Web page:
A joke is a blunt instrument. If it works, there’s laughter; if it flops, there’s an embarrassed silence. A misfiring joke can can spell disaster for the rest of your speech.
The public persona – or ethos – created by your speech can also be compromised by the use of jokes. After all, jokes aren’t meant to be taken seriously and – by implication – neither are the people who tell them. We use phrases like, “it’s just a joke,” or, “I’m only joking” to play down the consequences of things we say and do. And if we don’t respect someone, we describe them as “a joke.”
But if jokes are to be avoided, what are we left with? The answer is wit. Wit is a rapier to joke’s bludgeon. Wit is a sophisticated intellectual compared to its naive country cousin, the joke. Wit isn’t bothered about making you laugh, it has a greater ambition, it wants to make you think.
Wit is the ability to find just the right words to express similarities between things that would usually be thought of as very different from each other. And when wit hits the mark, humour – even laughter – often follows in its wake, but is never its main purpose.
Winston Churchill was a man noted for his wit; and following his humiliating defeat to Clement Attlee in the postwar election of 1945, he unleashed his scathing wit on his victorious opponent. The two men were opposites. Attlee was slight, very quiet and unassuming, and had the look of a pen-pushing minor bureaucrat; while Churchill was a big, outgoing man with a larger-than-life personality.
Churchill famously quipped that, “an empty taxi arrived at 10 Downing Street and when the door was opened Attlee got out.” The juxtaposition of ideas is startling because on the face of it a person and an empty taxi don’t appear to have much in common. But Churchill’s metaphor perfectly expresses the idea of insignificance.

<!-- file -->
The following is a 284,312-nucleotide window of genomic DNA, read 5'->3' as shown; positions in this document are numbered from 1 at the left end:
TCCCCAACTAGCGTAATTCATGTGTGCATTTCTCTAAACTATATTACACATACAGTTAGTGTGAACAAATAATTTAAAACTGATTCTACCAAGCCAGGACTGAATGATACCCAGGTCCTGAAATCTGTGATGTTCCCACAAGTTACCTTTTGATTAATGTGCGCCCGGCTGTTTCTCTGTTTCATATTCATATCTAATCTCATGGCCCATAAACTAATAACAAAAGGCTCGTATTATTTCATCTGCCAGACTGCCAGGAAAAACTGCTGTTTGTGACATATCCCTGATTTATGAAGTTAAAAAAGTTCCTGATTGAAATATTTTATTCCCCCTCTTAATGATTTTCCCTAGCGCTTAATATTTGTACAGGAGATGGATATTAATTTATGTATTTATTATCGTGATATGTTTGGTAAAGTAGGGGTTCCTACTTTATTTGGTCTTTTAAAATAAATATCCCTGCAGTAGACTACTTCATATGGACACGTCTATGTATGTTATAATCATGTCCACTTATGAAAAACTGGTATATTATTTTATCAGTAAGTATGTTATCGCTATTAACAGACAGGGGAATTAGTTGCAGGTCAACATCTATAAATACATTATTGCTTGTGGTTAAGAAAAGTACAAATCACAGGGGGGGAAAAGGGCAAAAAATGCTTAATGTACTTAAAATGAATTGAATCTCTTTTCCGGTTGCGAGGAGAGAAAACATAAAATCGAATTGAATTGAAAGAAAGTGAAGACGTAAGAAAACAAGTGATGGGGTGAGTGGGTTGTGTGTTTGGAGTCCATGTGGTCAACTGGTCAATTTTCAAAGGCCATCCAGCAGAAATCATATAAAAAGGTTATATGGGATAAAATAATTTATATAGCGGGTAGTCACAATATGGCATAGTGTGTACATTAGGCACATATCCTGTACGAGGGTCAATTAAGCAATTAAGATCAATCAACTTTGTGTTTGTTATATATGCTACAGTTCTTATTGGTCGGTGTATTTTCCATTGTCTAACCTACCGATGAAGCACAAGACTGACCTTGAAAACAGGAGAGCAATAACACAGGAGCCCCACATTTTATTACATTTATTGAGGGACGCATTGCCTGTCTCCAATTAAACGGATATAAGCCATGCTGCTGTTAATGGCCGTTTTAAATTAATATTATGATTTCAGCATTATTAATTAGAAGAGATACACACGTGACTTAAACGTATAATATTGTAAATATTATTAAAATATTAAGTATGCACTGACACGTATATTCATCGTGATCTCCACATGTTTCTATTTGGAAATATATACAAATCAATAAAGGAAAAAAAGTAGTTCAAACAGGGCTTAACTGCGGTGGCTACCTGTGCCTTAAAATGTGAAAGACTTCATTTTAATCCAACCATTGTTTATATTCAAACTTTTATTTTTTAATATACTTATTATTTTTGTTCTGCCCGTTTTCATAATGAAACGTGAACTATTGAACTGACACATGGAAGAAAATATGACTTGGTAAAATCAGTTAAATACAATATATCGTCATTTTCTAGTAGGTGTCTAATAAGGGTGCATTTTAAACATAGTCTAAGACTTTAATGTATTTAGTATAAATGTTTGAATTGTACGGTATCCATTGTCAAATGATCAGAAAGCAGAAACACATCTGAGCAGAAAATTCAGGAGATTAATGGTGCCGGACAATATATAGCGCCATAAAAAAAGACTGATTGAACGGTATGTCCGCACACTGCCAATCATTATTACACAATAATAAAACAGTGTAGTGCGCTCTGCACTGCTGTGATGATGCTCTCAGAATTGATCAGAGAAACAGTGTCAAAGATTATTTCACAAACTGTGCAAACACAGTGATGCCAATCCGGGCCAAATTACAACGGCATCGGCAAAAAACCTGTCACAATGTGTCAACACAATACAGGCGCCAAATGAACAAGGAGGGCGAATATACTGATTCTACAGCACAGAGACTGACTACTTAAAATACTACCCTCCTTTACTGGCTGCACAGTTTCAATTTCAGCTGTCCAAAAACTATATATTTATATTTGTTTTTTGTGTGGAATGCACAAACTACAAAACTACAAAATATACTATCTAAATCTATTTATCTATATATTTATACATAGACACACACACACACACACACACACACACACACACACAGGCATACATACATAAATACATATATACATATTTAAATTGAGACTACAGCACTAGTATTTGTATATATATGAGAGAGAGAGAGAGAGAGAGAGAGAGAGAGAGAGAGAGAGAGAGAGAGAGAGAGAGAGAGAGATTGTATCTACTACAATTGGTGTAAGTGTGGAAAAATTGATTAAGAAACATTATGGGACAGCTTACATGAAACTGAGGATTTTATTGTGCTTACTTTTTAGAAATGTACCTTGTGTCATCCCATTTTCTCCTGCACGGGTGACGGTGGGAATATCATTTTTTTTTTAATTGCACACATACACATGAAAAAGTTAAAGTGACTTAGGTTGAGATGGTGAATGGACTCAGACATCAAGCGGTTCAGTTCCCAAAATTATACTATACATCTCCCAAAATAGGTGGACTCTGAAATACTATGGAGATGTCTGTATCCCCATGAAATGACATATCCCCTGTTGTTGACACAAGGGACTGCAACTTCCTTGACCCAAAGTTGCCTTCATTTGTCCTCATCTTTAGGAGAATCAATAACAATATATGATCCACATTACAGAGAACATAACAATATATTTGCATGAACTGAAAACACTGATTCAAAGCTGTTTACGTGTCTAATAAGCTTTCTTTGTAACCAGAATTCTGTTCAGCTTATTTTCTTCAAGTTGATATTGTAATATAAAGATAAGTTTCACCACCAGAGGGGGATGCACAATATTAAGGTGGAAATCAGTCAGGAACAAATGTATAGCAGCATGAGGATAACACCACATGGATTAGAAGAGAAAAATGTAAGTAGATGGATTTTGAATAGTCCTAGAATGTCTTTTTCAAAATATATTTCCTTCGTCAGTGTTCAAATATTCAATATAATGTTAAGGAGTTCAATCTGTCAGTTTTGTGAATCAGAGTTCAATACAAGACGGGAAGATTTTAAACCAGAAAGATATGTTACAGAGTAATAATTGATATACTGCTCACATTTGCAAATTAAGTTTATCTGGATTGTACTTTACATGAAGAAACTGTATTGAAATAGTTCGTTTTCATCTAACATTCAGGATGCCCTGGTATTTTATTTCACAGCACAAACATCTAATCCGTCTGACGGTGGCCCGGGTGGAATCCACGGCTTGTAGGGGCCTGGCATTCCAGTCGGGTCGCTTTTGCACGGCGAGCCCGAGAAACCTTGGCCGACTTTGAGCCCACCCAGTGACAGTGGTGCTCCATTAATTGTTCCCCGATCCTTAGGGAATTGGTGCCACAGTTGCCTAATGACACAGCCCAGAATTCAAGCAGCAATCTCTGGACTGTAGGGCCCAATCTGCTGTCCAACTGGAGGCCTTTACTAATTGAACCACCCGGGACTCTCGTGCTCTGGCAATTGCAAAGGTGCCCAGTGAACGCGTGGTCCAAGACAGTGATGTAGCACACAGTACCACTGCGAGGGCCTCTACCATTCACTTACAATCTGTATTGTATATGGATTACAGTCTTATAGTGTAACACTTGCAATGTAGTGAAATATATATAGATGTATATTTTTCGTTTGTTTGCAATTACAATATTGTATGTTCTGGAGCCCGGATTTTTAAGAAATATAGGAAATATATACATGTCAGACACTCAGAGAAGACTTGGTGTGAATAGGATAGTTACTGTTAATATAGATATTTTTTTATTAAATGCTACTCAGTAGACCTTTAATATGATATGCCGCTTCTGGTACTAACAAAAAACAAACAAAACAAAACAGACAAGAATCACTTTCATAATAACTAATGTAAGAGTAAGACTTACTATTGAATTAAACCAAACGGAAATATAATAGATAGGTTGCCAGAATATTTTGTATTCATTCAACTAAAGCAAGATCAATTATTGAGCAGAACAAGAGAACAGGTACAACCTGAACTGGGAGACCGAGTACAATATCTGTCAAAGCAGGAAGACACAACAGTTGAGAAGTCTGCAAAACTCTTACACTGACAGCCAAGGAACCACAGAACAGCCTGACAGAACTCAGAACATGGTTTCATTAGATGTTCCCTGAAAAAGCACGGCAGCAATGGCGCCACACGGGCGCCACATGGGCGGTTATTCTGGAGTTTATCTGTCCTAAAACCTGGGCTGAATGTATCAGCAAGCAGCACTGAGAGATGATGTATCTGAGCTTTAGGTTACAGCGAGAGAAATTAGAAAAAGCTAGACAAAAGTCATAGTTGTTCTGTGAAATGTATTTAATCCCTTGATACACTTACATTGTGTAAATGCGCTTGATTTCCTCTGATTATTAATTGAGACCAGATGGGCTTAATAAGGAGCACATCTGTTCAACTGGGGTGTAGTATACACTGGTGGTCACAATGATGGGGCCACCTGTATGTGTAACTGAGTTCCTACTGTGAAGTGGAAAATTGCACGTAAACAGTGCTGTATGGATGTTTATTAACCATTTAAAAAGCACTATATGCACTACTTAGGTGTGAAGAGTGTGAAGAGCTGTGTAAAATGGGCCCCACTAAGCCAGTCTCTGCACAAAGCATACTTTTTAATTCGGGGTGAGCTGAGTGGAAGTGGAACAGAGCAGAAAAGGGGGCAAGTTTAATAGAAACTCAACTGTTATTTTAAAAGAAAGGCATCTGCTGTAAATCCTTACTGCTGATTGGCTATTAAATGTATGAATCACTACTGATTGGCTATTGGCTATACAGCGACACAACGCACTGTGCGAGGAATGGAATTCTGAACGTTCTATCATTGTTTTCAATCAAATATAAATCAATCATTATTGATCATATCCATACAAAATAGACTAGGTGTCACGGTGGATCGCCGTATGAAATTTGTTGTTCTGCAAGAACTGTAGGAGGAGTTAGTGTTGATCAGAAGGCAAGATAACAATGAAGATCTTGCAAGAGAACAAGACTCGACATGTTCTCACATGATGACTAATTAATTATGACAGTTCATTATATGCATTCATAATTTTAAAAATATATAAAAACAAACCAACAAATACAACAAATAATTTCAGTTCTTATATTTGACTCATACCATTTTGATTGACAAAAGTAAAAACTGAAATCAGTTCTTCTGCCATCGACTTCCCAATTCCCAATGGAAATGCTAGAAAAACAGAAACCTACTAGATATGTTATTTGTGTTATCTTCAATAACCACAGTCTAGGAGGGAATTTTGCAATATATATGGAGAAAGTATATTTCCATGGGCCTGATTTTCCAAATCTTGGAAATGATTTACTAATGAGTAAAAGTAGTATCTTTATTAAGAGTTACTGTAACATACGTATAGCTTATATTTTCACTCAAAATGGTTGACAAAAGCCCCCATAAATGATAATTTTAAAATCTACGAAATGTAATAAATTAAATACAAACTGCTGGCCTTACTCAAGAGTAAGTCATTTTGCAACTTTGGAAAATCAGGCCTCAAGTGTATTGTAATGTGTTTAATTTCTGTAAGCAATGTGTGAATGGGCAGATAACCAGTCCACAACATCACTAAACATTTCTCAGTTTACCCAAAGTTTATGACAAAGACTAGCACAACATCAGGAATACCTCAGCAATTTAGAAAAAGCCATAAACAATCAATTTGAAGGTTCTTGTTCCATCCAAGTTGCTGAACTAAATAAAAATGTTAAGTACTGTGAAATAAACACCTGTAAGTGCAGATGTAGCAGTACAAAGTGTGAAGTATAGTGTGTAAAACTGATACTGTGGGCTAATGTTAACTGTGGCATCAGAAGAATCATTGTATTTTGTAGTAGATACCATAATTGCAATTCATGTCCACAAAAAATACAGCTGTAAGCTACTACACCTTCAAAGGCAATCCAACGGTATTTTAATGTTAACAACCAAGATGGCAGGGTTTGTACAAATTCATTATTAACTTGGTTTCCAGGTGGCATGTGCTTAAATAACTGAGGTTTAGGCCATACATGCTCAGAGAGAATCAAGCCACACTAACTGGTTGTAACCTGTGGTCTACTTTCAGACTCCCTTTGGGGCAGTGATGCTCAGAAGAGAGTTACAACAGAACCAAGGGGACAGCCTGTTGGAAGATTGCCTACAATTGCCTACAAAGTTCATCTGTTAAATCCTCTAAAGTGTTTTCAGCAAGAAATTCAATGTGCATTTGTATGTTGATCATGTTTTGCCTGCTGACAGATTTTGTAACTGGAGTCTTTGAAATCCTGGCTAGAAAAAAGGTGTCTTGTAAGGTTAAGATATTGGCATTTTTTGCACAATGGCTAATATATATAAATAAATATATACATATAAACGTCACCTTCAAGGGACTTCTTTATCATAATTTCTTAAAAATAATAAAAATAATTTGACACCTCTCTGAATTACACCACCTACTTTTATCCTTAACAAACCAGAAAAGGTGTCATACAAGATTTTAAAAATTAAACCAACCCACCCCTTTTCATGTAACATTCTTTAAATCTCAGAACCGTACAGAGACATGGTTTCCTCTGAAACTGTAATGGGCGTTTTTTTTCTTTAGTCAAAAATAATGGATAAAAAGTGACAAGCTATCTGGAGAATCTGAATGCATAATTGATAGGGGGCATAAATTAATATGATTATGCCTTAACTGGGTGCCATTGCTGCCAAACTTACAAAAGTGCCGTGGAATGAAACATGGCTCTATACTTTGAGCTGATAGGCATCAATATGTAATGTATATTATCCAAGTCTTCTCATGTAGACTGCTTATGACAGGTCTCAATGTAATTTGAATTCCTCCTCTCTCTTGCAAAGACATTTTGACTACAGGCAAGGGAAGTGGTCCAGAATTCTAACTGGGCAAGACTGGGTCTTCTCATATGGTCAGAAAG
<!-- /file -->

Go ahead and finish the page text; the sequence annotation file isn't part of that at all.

A criticism packaged into a witty image is great way of making sure people remember what you say because images are very effective mnemonic devices. And when a witty image captures an essential truth about a person or real situation, its impact can be incisive – as well as long-lasting.
A recent example, from November 2007, is Vince Cable’s witty criticism of Gordon Brown in which he reflected on Brown’s, “remarkable transformation in the past few weeks from Stalin to Mr Bean.” Brown had only recently taken over as Prime Minister after Tony Blair’s resignation, having previously been Chancellor of the Exchequer.
During his ten years as Chancellor, Brown had established a reputation for being decisive and authoritarian (Stalinesque). When he took over as Prime Minister it wasn’t long before he faced a critical decision about whether or not to hold a snap general election. He prevaricated (Mr Bean) and almost overnight he undermined his image as an iron Chancellor.
Vince Cable’s remark summed up Brown’s fall from grace in a witty juxtaposition of two very different images. The consequences for Brown were dire – the remarks were to haunt him to the end of his premiership, and hasten it.
The following day, writing in the Guardian newspaper, Simon Hoggart described Cable’s attack on Brown:
“A great howl of laughter seemed to fall from the very ceiling. Even Labour members desperately tried to hide their amusement from the whips. Apparently many stab victims feel no pain at first, but know how much it will hurt later. This one is going to hurt.”
And it did hurt! Cable’s witty hatchet job did produce plenty of laughter, even from Brown’s embarrassed supporters – but it was certainly no joke!